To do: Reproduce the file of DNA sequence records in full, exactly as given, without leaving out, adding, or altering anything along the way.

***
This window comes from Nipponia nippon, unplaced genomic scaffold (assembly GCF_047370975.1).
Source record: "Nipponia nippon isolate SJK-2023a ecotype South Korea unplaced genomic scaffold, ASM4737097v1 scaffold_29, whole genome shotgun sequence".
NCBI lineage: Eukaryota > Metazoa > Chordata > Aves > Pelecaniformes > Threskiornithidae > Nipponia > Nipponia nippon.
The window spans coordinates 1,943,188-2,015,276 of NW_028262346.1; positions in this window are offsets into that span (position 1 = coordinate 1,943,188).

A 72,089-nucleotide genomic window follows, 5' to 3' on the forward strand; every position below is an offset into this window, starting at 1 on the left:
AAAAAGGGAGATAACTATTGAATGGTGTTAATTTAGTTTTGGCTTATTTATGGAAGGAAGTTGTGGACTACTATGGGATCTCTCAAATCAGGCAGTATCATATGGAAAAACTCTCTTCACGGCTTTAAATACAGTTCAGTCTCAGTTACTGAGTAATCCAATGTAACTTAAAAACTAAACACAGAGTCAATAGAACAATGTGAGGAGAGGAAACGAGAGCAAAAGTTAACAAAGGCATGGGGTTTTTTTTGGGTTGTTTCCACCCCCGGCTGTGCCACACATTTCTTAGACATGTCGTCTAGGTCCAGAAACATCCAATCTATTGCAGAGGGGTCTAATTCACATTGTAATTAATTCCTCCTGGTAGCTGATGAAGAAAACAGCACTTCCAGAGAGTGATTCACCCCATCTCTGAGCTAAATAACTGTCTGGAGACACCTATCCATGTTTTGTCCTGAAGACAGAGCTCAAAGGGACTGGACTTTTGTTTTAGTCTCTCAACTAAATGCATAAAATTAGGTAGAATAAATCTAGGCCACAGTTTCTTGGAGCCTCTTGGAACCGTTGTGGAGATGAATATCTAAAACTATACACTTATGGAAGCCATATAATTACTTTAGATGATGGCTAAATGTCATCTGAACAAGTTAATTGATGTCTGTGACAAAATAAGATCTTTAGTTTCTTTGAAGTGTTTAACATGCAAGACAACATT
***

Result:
This window comes from Nipponia nippon, unplaced genomic scaffold (assembly GCF_047370975.1).
Source record: "Nipponia nippon isolate SJK-2023a ecotype South Korea unplaced genomic scaffold, ASM4737097v1 scaffold_29, whole genome shotgun sequence".
NCBI lineage: Eukaryota > Metazoa > Chordata > Aves > Pelecaniformes > Threskiornithidae > Nipponia > Nipponia nippon.
The window spans coordinates 1,943,188-2,015,276 of NW_028262346.1; positions in this window are offsets into that span (position 1 = coordinate 1,943,188).

A 72,089-nucleotide genomic window follows, 5' to 3' on the forward strand; every position below is an offset into this window, starting at 1 on the left:
AAAAAGGGAGATAACTATTGAATGGTGTTAATTTAGTTTTGGCTTATTTATGGAAGGAAGTTGTGGACTACTATGGGATCTCTCAAATCAGGCAGTATCATATGGAAAAACTCTCTTCACGGCTTTAAATACAGTTCAGTCTCAGTTACTGAGTAATCCAATGTAACTTAAAAACTAAACACAGAGTCAATAGAACAATGTGAGGAGAGGAAACGAGAGCAAAAGTTAACAAAGGCATGGGGTTTTTTTTGGGTTGTTTCCACCCCCGGCTGTGCCACACATTTCTTAGACATGTCGTCTAGGTCCAGAAACATCCAATCTATTGCAGAGGGGTCTAATTCACATTGTAATTAATTCCTCCTGGTAGCTGATGAAGAAAACAGCACTTCCAGAGAGTGATTCACCCCATCTCTGAGCTAAATAACTGTCTGGAGACACCTATCCATGTTTTGTCCTGAAGACAGAGCTCAAAGGGACTGGACTTTTGTTTTAGTCTCTCAACTAAATGCATAAAATTAGGTAGAATAAATCTAGGCCACAGTTTCTTGGAGCCTCTTGGAACCGTTGTGGAGATGAATATCTAAAACTATACACTTATGGAAGCCATATAATTACTTTAGATGATGGCTAAATGTCATCTGAACAAGTTAATTGATGTCTGTGACAAAATAAGATCTTTAGTTTCTTTGAAGTGTTTAACATGCAAGACAACATT